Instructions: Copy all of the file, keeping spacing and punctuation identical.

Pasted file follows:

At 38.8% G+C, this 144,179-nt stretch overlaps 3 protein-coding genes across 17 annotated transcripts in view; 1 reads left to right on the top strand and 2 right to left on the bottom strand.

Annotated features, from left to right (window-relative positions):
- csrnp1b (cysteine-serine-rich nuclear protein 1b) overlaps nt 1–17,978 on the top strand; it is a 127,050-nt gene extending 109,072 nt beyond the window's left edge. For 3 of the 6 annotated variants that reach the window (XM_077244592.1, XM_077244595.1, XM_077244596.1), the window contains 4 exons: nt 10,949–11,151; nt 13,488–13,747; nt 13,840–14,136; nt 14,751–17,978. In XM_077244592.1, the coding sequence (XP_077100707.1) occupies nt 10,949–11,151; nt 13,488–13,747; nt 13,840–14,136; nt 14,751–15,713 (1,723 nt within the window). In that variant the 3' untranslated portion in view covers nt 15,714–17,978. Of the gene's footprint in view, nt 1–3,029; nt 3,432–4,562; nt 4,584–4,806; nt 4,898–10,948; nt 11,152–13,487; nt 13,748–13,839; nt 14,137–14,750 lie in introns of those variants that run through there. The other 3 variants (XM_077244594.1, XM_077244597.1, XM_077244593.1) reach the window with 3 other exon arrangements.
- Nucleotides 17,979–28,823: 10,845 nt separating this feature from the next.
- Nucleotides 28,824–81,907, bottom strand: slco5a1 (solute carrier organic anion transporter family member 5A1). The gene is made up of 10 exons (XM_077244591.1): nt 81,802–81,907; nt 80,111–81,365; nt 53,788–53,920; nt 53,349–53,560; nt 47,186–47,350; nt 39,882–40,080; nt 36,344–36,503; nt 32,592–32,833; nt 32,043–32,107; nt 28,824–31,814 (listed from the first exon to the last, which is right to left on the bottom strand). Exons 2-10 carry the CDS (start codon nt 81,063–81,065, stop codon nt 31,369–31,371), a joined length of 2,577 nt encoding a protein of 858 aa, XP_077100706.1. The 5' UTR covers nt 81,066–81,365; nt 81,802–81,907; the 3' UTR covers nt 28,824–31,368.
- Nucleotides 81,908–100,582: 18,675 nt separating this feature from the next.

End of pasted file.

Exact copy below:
At 38.8% G+C, this 144,179-nt stretch overlaps 3 protein-coding genes across 17 annotated transcripts in view; 1 reads left to right on the top strand and 2 right to left on the bottom strand.

Annotated features, from left to right (window-relative positions):
- csrnp1b (cysteine-serine-rich nuclear protein 1b) overlaps nt 1–17,978 on the top strand; it is a 127,050-nt gene extending 109,072 nt beyond the window's left edge. For 3 of the 6 annotated variants that reach the window (XM_077244592.1, XM_077244595.1, XM_077244596.1), the window contains 4 exons: nt 10,949–11,151; nt 13,488–13,747; nt 13,840–14,136; nt 14,751–17,978. In XM_077244592.1, the coding sequence (XP_077100707.1) occupies nt 10,949–11,151; nt 13,488–13,747; nt 13,840–14,136; nt 14,751–15,713 (1,723 nt within the window). In that variant the 3' untranslated portion in view covers nt 15,714–17,978. Of the gene's footprint in view, nt 1–3,029; nt 3,432–4,562; nt 4,584–4,806; nt 4,898–10,948; nt 11,152–13,487; nt 13,748–13,839; nt 14,137–14,750 lie in introns of those variants that run through there. The other 3 variants (XM_077244594.1, XM_077244597.1, XM_077244593.1) reach the window with 3 other exon arrangements.
- Nucleotides 17,979–28,823: 10,845 nt separating this feature from the next.
- Nucleotides 28,824–81,907, bottom strand: slco5a1 (solute carrier organic anion transporter family member 5A1). The gene is made up of 10 exons (XM_077244591.1): nt 81,802–81,907; nt 80,111–81,365; nt 53,788–53,920; nt 53,349–53,560; nt 47,186–47,350; nt 39,882–40,080; nt 36,344–36,503; nt 32,592–32,833; nt 32,043–32,107; nt 28,824–31,814 (listed from the first exon to the last, which is right to left on the bottom strand). Exons 2-10 carry the CDS (start codon nt 81,063–81,065, stop codon nt 31,369–31,371), a joined length of 2,577 nt encoding a protein of 858 aa, XP_077100706.1. The 5' UTR covers nt 81,066–81,365; nt 81,802–81,907; the 3' UTR covers nt 28,824–31,368.
- Nucleotides 81,908–100,582: 18,675 nt separating this feature from the next.